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A Rs 40,000-crore way out of Indian military’s 'Arunachal Quandary'

The spread and peculiar terrain of Arunachal is a military planner’s nightmare

India-China-LAC-Arunachal-Twitter Representational image: The LAC in East Arunachal Pradesh

From the Indian perspective, the biggest state in India’s Northeast—Arunachal Pradesh, with its sprawling 84,000 sq km—has always been a military strategist’s nightmare.

The entire state is mountainous, beginning from Kangto peak at 7,060 metres (23,160 ft) near Tawang in western Arunachal to lower altitudes. It has five main river valleys along the Kameng, the Subansiri, Siang, Lohit and Tirap rivers. While Kameng, Subansiri, Siang, and Lohit are snow-fed Himalayan rivers, the Tirap originates in the Patkai hills.

In accordance with the gradient of the terrain, the general direction of these very deep river gorges is roughly from north to south, flanked by high mountains on either side.

The military challenge lies in linking up the deep valleys east to west for quick movement of men and material in case of a conflict situation with China in the north. Several military exercises have taken place to attempt the challenge of intra-valley transfers.

But now, a solution is well underway with the Indian Army constructing a 2,000 km long road almost parallel to the McMahon Line, the de facto border between India and China.

“The Arunachal Frontier Highway beginning from Tawang to Vijaynagar in eastern Arunachal Pradesh and also known as the Mago-Thingbu–Vijaynagar border highway is being constructed at a cost of Rs 40,000 crore,” a top source in the defence establishment familiar with the development elaborated.

A few days ago, the Centreokayed a tranche of Rs 27, 349 crores for the project.

The highway will also fill the adequate infrastructure gap in the inaccessible stretch on the border from Tawang to Wallong. Historically, the entry point to Arunachal from the China-controlled Tibet autonomous region has been either through Twang or through Kibithu, just north of Walong.

What the highway will also prevent is the phenomenon of migration of locals from the remote border regions to the lower areas besides spurring tourism in these areas. 

On the other side of the border, beside a railway line that is under construction, China’s G219 and G695 highways run in a parallel east-west direction almost all along the LAC. Reports say the still-under-construction G695 is located at an average distance of about 35 km north of the LAC while the G219—constructed more than 50 years ago is, on average, less than 200 km from the LAC.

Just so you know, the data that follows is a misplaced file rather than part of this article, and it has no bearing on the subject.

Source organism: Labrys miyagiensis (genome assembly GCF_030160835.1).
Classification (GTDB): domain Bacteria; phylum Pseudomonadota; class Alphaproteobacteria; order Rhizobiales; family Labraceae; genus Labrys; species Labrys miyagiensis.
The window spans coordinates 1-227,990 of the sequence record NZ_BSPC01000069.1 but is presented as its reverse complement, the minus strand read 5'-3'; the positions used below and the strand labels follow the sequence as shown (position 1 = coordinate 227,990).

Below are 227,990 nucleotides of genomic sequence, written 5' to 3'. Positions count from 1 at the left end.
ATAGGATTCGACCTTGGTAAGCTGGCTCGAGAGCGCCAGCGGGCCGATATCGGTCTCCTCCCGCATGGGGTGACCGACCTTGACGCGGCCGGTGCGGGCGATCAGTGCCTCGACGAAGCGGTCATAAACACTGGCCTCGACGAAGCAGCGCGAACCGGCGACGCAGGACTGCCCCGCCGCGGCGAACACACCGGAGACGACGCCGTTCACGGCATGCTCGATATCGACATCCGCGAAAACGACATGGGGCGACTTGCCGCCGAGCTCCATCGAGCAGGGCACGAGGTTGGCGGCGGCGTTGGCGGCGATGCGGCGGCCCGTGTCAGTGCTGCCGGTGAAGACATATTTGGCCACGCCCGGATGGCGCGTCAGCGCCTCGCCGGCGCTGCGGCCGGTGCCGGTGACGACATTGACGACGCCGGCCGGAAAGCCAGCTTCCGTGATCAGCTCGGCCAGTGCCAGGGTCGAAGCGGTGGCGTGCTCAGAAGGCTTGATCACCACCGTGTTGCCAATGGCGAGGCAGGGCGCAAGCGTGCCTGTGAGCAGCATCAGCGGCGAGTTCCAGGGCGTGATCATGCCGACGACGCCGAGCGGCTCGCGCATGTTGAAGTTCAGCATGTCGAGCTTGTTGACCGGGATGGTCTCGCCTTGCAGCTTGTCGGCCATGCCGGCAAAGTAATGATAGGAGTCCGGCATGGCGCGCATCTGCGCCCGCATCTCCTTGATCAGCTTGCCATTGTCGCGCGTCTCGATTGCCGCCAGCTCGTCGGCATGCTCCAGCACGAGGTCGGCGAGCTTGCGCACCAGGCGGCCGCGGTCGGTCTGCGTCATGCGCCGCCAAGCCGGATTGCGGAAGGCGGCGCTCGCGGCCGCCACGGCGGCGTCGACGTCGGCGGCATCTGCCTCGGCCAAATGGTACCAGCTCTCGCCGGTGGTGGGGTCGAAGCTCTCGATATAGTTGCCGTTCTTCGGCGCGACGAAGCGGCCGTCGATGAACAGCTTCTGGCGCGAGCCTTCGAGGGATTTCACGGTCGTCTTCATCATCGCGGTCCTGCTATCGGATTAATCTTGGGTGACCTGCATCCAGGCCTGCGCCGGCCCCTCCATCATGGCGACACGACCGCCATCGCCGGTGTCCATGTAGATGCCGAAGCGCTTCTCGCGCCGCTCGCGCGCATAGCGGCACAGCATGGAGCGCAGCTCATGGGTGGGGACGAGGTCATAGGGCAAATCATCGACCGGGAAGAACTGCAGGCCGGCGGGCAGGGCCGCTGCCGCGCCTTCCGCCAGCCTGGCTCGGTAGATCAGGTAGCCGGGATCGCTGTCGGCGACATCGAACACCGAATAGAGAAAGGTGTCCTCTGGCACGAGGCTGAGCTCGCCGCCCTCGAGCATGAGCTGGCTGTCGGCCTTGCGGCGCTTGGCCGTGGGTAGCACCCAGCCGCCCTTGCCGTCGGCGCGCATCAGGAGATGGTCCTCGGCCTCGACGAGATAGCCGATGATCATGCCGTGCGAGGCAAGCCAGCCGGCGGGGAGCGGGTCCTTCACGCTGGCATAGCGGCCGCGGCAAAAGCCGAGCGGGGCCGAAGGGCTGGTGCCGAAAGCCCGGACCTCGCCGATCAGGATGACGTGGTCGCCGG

China’s access to the LAC from these highways is much easier than the Indian access to the LAC in Arunachal Pradesh because of the fact that the slope of the land just across Arunachal’s north runs from west to east with just the Yarlung Tsangpo river carving out an east-west valley.

India has had a bitter-cold bilateral relationship with China that manifested into a border war in 1962 and a violent skirmish in the Galwan valley in eastern Ladakh in June 2020.

3D habitats for extreme altitudes

In a sign that Indian preparedness is proceeding at a very fast pace, the official said: "In eastern Ladakh, we have constructed habitat and technical storage to include assets for 22,000 troops and approximately 450 armoured vehicles and guns in just two seasons."

The interesting part is that all these habitats meant for extremely high altitudes have been constructed by the Indian Army’s Corps of Engineers by using 3D printing technology.

"The cutting-edge habitats are temperature regulated with 20 degrees centigrade inside whereas it is minus 20 degrees outside, re-locatable, can be easily dismantled."

“The focus has now shifted to undertake the construction of permanent defences and infrastructure to improve defence preparedness in extant working season apart from completion of ongoing projects… The 3D-printed permanent defences (PDs), already tested in desert conditions, will be very robust with the capability to absorb a direct hit from a T-90 tank,” the official added. 

This year will be the third winter that the huge deployment of men and material will have to confront in the extreme altitudes and harsh weather conditions of eastern Ladakh. 

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